printf("~%d is %d\n", a, ~a);
printf("%d << %d is %d\n", a, b, a << b);
printf("%d >> %d is %d\n", a, b, a >> b);
return 0;
}

Output:

output

4. Shift Operators

Shift operators, like << (left shift) and >> (right shift), move bits left or right. x << 2 shifts the bits of x two positions to the left.

For example:

  • C

C

#include <stdio.h>

int main() {
int a = 8; // Binary: 1000

printf("%d << 2 is %d\n", a, a << 2); // Left shift by 2: Binary 100000
printf("%d >> 2 is %d\n", a, a >> 2); // Right shift by 2: Binary 10

return 0;
}

Output:

output

5. Ternary or Conditional Operators

The ternary operator (? :) provides a concise way to express conditional statements. It evaluates a condition and returns one of two values based on its truth.

For example:

  • C

C

#include <stdio.h>

int main() {
int a = 5, b = 3;
int max = (a > b) ? a : b;

printf("The maximum is %d\n", max);

return 0;
}

Output:

output

6. Logical Operators

Logical operators, including && (AND), || (OR), and ! (NOT), are used in Boolean expressions. x && y is true if both x and y are true.

OperatorDescriptionExample
&&Logical ANDa && b
` `
!Logical NOT!a

For example:

  • C

C

#include <stdio.h>

int main() {
int a = 1, b = 0;

if (a && b) {
printf("Both conditions are true.\n");
} else {
printf("At least one condition is false.\n");
}

return 0;
}

Output:

output

7. Assignment Operators

Assignment operators, like +=, -=, *=, etc., combine assignment with other operations. a += 5 is a shorthand for a = a + 5.

For example:

  • C

C

#include <stdio.h>

int main() {
int a = 5;
a += 3; // Equivalent to a = a + 3
printf("The value of a is %d\n", a);

return 0;
}

Output:

output

8. Misc Operators

The sizeof operator returns the size, in bytes, of a variable or data type. The comma operator allows multiple expressions in a single statement, evaluating them from left to right.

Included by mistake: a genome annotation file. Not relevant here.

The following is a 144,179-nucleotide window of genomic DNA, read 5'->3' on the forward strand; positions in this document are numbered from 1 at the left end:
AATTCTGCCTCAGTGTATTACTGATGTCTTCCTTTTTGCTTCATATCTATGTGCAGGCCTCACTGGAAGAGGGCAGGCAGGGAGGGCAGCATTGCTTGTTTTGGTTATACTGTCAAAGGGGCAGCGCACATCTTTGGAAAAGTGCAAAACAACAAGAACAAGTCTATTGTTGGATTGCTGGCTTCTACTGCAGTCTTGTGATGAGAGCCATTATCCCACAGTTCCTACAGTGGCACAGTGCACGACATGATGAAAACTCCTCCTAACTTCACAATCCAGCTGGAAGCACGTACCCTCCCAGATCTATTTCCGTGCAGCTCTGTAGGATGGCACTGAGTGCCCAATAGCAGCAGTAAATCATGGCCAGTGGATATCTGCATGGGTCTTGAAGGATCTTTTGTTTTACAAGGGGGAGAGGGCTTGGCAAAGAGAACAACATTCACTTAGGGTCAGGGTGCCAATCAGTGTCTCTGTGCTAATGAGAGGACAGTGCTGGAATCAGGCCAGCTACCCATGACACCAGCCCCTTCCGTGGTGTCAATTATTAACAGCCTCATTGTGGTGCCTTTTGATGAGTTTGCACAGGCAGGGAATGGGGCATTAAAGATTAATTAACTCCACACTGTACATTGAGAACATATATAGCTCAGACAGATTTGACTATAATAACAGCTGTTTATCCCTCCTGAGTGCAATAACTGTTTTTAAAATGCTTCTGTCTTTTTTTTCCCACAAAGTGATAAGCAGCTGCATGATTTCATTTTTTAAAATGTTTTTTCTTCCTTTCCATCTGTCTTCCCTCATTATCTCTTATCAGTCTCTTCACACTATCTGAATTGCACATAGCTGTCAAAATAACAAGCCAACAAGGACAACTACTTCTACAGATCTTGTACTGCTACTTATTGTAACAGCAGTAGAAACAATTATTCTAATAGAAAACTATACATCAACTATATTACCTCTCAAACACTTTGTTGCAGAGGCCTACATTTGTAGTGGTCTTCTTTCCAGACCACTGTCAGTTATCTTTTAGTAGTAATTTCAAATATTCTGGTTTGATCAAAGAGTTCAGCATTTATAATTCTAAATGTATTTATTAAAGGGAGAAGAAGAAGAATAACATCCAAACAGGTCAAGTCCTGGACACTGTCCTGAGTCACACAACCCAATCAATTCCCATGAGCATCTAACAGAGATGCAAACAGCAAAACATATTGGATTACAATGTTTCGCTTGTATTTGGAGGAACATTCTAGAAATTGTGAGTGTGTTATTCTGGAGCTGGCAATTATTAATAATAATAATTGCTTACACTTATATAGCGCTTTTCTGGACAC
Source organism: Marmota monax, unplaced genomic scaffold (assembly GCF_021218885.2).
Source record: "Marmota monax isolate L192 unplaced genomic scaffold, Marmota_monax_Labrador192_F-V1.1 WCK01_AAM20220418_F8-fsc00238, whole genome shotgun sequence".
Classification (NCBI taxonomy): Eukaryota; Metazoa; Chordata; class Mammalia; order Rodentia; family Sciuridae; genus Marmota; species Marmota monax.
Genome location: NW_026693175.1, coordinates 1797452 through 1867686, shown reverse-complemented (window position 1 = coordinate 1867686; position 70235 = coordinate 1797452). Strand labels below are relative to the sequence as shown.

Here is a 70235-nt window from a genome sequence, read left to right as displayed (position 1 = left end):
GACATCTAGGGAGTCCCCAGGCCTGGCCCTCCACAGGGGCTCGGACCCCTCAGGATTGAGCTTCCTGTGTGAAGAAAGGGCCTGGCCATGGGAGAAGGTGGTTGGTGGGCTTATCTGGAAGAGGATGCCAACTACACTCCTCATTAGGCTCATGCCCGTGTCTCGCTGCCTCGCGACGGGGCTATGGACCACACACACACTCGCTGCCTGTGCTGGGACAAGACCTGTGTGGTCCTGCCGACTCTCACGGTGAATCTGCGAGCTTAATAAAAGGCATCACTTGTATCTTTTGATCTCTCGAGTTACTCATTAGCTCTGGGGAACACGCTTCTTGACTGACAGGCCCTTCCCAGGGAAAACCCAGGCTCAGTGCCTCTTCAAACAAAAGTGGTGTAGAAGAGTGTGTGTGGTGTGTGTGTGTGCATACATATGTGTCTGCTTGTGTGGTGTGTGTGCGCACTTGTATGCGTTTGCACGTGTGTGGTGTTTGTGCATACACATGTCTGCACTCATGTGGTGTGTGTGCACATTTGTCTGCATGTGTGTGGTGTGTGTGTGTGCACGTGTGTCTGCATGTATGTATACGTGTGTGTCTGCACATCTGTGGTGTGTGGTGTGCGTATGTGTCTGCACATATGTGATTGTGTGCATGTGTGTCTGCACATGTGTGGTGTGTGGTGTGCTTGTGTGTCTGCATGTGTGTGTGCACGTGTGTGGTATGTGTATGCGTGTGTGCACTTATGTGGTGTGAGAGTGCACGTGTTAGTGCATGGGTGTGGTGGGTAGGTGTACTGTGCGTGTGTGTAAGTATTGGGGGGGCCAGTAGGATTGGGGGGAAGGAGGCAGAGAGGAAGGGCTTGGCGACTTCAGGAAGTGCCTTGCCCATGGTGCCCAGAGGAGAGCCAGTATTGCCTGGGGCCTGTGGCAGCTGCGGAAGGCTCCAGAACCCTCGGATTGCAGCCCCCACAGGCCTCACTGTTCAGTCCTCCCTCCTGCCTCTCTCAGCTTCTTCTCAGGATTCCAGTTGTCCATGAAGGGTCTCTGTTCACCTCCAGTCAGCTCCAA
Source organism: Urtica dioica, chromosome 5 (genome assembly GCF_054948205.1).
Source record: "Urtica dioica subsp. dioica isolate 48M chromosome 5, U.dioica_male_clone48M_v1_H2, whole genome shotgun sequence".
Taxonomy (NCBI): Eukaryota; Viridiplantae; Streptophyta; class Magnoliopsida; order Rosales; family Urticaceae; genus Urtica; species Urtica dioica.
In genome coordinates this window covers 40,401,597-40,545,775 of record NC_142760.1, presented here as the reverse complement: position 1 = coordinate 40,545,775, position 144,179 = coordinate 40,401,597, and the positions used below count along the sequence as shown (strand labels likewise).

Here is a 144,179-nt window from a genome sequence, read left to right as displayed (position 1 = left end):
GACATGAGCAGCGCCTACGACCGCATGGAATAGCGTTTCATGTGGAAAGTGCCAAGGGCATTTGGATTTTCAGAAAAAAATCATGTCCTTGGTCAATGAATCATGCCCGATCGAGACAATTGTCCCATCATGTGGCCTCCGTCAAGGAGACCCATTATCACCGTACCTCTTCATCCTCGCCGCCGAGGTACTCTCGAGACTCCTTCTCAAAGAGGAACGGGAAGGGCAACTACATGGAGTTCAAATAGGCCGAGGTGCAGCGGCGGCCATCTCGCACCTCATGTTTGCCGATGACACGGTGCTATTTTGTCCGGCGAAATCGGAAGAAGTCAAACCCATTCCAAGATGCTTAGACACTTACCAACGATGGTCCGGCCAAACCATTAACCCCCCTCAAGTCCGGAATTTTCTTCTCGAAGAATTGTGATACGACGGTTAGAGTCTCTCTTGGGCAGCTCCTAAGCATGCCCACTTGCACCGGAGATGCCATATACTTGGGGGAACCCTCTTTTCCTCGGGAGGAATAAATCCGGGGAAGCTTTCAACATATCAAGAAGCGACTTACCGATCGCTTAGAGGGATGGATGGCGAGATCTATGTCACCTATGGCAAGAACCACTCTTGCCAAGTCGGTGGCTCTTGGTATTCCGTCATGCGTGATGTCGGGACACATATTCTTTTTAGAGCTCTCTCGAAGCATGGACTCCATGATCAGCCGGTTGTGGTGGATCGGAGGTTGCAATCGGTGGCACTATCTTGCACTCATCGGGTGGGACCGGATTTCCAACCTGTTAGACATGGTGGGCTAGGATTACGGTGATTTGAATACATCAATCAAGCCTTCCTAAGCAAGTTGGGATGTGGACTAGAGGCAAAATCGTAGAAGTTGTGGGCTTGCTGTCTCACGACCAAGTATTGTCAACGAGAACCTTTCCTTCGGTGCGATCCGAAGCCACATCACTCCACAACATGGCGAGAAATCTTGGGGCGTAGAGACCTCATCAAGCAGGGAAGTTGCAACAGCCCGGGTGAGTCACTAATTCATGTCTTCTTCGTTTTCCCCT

For example:

  • C

C

#include <stdio.h>

int main() {
int a = 5;
printf("The size of 'a' is %lu bytes\n", sizeof(a));
printf("The address of 'a' is %p\n", (void*)&a);

return 0;
}

Output:

output

Frequently Asked Questions

What is the == operator in C?

The == operator in C is used for equality comparison between two operands.

What is the use of Operators in C programming?

Operators in C programming are used to perform various operations on variables and values, such as arithmetic, logical, relational, and bitwise operations. They facilitate calculations, comparisons, and data manipulation, enabling effective control and functionality within the program.

How many operators can C have?

C has a wide range of operators, including arithmetic, relational, logical, bitwise, assignment, increment/decrement, conditional (ternary), and special operators. There are over 45 operators, each serving specific operations and functionalities in programming.

What is the difference between the ‘=’ and ‘==’ operators?

The = operator is an assignment operator used to assign a value to a variable, while the == operator is a relational operator used to compare two values for equality, returning true if they are equal and false otherwise.

Conclusion

Understanding operators in C is foundational for effective programming. They encapsulate basic to complex operations, enabling the development of a wide range of applications. As the C language continues to be relevant across many domains, a strong grasp of operators remains a vital skill for programmers.